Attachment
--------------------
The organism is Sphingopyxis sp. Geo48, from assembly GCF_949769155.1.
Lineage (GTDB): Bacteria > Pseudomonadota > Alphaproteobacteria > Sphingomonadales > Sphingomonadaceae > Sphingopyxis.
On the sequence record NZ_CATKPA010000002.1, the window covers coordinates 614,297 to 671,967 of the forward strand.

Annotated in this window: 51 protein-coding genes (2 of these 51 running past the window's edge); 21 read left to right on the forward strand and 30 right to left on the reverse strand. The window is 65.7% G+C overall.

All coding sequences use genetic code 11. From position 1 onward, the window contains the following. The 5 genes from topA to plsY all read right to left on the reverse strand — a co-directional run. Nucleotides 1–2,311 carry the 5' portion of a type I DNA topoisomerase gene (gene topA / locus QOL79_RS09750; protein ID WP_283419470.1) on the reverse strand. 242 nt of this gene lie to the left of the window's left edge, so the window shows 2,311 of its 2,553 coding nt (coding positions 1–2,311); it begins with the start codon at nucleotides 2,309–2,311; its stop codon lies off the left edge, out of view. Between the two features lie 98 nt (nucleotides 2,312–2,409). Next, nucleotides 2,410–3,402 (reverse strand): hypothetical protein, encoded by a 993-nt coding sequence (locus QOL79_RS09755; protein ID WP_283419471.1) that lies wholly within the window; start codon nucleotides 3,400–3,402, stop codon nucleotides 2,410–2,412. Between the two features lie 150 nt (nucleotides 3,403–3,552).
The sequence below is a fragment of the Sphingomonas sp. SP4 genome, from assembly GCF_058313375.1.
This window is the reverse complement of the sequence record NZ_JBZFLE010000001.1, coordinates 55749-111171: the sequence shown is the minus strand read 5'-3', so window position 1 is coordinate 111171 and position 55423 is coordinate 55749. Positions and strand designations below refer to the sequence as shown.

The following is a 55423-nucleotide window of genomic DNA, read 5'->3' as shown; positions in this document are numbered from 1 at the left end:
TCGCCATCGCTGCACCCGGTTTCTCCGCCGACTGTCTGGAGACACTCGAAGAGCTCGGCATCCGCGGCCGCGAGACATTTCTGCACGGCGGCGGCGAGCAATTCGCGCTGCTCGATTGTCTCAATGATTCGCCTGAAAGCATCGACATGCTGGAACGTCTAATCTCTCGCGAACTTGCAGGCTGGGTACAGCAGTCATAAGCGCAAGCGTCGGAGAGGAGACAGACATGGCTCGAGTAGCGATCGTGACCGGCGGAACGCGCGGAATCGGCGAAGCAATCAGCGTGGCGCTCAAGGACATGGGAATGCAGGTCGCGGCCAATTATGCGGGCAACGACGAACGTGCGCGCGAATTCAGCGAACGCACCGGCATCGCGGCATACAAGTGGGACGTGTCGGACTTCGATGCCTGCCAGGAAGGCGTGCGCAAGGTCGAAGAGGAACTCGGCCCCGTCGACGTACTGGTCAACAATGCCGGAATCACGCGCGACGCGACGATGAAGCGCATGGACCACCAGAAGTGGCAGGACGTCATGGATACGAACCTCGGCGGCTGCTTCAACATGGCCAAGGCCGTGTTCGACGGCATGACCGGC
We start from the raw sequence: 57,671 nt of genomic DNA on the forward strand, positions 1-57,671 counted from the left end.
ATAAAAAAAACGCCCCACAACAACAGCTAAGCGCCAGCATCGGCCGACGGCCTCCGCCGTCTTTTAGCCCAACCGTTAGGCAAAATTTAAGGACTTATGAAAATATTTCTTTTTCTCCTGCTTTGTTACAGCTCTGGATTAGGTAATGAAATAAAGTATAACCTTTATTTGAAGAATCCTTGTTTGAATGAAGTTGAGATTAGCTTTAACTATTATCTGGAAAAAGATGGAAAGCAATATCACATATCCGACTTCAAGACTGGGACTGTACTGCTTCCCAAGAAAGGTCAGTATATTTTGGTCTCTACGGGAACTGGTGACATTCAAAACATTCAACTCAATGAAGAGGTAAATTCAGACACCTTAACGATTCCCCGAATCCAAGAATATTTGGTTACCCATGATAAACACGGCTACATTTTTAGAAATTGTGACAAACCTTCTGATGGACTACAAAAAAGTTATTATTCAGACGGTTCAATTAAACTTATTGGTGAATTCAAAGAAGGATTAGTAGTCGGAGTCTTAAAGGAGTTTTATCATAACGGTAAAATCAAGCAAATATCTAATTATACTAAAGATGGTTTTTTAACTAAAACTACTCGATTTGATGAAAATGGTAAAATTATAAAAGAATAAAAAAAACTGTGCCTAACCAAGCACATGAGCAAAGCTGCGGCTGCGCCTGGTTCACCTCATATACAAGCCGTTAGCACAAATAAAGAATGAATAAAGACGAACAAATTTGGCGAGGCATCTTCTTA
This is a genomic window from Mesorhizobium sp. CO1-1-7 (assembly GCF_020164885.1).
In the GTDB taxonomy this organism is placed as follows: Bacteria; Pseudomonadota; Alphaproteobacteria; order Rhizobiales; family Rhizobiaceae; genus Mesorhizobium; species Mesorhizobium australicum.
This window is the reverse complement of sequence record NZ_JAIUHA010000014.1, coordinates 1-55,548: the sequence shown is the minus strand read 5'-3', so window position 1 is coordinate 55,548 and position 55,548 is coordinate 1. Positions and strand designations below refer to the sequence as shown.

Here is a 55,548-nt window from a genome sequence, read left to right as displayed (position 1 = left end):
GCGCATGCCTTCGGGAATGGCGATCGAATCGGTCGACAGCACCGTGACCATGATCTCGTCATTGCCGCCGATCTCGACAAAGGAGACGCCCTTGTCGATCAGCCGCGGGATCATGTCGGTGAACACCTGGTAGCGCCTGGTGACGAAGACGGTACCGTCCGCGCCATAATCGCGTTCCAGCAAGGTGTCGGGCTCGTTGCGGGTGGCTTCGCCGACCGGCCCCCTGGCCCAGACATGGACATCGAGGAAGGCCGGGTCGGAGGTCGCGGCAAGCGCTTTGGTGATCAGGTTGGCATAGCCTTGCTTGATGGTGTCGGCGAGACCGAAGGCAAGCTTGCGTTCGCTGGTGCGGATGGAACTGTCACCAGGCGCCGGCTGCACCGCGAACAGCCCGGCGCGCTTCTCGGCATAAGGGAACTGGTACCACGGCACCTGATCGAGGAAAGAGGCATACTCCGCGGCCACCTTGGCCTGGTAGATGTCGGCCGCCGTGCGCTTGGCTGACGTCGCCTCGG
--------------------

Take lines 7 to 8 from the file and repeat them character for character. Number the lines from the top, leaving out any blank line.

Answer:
This window is the reverse complement of the sequence record NZ_JBZFLE010000001.1, coordinates 55749-111171: the sequence shown is the minus strand read 5'-3', so window position 1 is coordinate 111171 and position 55423 is coordinate 55749. Positions and strand designations below refer to the sequence as shown.

The following is a 55423-nucleotide window of genomic DNA, read 5'->3' as shown; positions in this document are numbered from 1 at the left end: